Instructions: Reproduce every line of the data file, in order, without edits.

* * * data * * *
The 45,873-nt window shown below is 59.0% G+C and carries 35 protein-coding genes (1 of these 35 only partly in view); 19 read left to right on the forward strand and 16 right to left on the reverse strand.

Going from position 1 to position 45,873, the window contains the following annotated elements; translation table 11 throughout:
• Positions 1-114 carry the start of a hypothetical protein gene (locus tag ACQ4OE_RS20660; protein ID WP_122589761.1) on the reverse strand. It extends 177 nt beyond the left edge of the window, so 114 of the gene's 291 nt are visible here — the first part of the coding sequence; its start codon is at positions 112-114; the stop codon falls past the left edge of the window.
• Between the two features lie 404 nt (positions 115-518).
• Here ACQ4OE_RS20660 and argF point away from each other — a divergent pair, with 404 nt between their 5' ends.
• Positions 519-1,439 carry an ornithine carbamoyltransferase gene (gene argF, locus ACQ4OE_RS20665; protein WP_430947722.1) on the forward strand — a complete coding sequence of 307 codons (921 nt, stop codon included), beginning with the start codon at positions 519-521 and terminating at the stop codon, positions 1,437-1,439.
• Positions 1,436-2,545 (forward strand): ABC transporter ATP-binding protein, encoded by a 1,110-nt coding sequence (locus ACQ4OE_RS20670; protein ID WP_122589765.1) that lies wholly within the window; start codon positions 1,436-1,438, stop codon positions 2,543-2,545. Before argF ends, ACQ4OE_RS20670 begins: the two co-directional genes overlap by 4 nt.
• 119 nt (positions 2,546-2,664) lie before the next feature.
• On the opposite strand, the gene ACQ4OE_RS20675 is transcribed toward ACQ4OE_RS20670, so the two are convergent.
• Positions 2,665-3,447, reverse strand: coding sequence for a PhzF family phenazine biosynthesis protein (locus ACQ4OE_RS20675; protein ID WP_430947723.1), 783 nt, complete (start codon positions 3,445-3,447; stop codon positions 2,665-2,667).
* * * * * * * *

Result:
The 45,873-nt window shown below is 59.0% G+C and carries 35 protein-coding genes (1 of these 35 only partly in view); 19 read left to right on the forward strand and 16 right to left on the reverse strand.

Going from position 1 to position 45,873, the window contains the following annotated elements; translation table 11 throughout:
• Positions 1-114 carry the start of a hypothetical protein gene (locus tag ACQ4OE_RS20660; protein ID WP_122589761.1) on the reverse strand. It extends 177 nt beyond the left edge of the window, so 114 of the gene's 291 nt are visible here — the first part of the coding sequence; its start codon is at positions 112-114; the stop codon falls past the left edge of the window.
• Between the two features lie 404 nt (positions 115-518).
• Here ACQ4OE_RS20660 and argF point away from each other — a divergent pair, with 404 nt between their 5' ends.
• Positions 519-1,439 carry an ornithine carbamoyltransferase gene (gene argF, locus ACQ4OE_RS20665; protein WP_430947722.1) on the forward strand — a complete coding sequence of 307 codons (921 nt, stop codon included), beginning with the start codon at positions 519-521 and terminating at the stop codon, positions 1,437-1,439.
• Positions 1,436-2,545 (forward strand): ABC transporter ATP-binding protein, encoded by a 1,110-nt coding sequence (locus ACQ4OE_RS20670; protein ID WP_122589765.1) that lies wholly within the window; start codon positions 1,436-1,438, stop codon positions 2,543-2,545. Before argF ends, ACQ4OE_RS20670 begins: the two co-directional genes overlap by 4 nt.
• 119 nt (positions 2,546-2,664) lie before the next feature.
• On the opposite strand, the gene ACQ4OE_RS20675 is transcribed toward ACQ4OE_RS20670, so the two are convergent.
• Positions 2,665-3,447, reverse strand: coding sequence for a PhzF family phenazine biosynthesis protein (locus ACQ4OE_RS20675; protein ID WP_430947723.1), 783 nt, complete (start codon positions 3,445-3,447; stop codon positions 2,665-2,667).